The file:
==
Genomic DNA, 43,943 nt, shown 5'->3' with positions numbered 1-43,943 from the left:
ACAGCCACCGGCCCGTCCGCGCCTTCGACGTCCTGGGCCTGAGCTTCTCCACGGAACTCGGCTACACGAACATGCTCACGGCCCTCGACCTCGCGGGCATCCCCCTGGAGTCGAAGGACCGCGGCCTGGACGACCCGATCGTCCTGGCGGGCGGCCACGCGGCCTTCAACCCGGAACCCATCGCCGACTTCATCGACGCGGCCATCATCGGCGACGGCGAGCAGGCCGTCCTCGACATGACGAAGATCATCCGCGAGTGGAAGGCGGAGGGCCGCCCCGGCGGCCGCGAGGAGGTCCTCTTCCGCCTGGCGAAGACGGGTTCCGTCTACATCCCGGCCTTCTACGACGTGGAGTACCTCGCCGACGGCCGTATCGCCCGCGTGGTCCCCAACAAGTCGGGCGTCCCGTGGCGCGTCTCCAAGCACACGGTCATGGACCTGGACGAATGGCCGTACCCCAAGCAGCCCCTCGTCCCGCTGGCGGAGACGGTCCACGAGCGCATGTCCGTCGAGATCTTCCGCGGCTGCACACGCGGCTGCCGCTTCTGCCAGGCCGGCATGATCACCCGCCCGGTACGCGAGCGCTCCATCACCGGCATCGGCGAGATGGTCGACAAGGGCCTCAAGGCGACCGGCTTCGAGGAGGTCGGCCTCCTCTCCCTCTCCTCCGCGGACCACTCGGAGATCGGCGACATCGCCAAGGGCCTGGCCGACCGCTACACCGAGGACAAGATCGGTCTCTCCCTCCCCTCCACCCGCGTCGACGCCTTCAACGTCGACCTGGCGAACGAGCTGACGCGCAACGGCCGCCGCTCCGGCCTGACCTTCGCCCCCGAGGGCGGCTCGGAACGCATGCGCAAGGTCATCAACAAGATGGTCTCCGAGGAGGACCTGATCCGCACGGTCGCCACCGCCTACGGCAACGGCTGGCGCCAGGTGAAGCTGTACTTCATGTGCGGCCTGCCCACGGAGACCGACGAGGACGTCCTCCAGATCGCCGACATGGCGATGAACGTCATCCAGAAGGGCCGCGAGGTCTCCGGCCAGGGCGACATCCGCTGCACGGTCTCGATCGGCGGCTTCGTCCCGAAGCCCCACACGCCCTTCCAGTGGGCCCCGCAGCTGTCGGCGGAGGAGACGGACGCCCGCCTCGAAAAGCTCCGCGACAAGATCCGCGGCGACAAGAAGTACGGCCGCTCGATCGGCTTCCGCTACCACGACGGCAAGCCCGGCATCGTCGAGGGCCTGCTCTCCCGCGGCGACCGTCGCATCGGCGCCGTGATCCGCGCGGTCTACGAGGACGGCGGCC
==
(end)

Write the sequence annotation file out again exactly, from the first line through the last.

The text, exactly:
Genomic DNA, 43,943 nt, shown 5'->3' with positions numbered 1-43,943 from the left:
ACAGCCACCGGCCCGTCCGCGCCTTCGACGTCCTGGGCCTGAGCTTCTCCACGGAACTCGGCTACACGAACATGCTCACGGCCCTCGACCTCGCGGGCATCCCCCTGGAGTCGAAGGACCGCGGCCTGGACGACCCGATCGTCCTGGCGGGCGGCCACGCGGCCTTCAACCCGGAACCCATCGCCGACTTCATCGACGCGGCCATCATCGGCGACGGCGAGCAGGCCGTCCTCGACATGACGAAGATCATCCGCGAGTGGAAGGCGGAGGGCCGCCCCGGCGGCCGCGAGGAGGTCCTCTTCCGCCTGGCGAAGACGGGTTCCGTCTACATCCCGGCCTTCTACGACGTGGAGTACCTCGCCGACGGCCGTATCGCCCGCGTGGTCCCCAACAAGTCGGGCGTCCCGTGGCGCGTCTCCAAGCACACGGTCATGGACCTGGACGAATGGCCGTACCCCAAGCAGCCCCTCGTCCCGCTGGCGGAGACGGTCCACGAGCGCATGTCCGTCGAGATCTTCCGCGGCTGCACACGCGGCTGCCGCTTCTGCCAGGCCGGCATGATCACCCGCCCGGTACGCGAGCGCTCCATCACCGGCATCGGCGAGATGGTCGACAAGGGCCTCAAGGCGACCGGCTTCGAGGAGGTCGGCCTCCTCTCCCTCTCCTCCGCGGACCACTCGGAGATCGGCGACATCGCCAAGGGCCTGGCCGACCGCTACACCGAGGACAAGATCGGTCTCTCCCTCCCCTCCACCCGCGTCGACGCCTTCAACGTCGACCTGGCGAACGAGCTGACGCGCAACGGCCGCCGCTCCGGCCTGACCTTCGCCCCCGAGGGCGGCTCGGAACGCATGCGCAAGGTCATCAACAAGATGGTCTCCGAGGAGGACCTGATCCGCACGGTCGCCACCGCCTACGGCAACGGCTGGCGCCAGGTGAAGCTGTACTTCATGTGCGGCCTGCCCACGGAGACCGACGAGGACGTCCTCCAGATCGCCGACATGGCGATGAACGTCATCCAGAAGGGCCGCGAGGTCTCCGGCCAGGGCGACATCCGCTGCACGGTCTCGATCGGCGGCTTCGTCCCGAAGCCCCACACGCCCTTCCAGTGGGCCCCGCAGCTGTCGGCGGAGGAGACGGACGCCCGCCTCGAAAAGCTCCGCGACAAGATCCGCGGCGACAAGAAGTACGGCCGCTCGATCGGCTTCCGCTACCACGACGGCAAGCCCGGCATCGTCGAGGGCCTGCTCTCCCGCGGCGACCGTCGCATCGGCGCCGTGATCCGCGCGGTCTACGAGGACGGCGGCC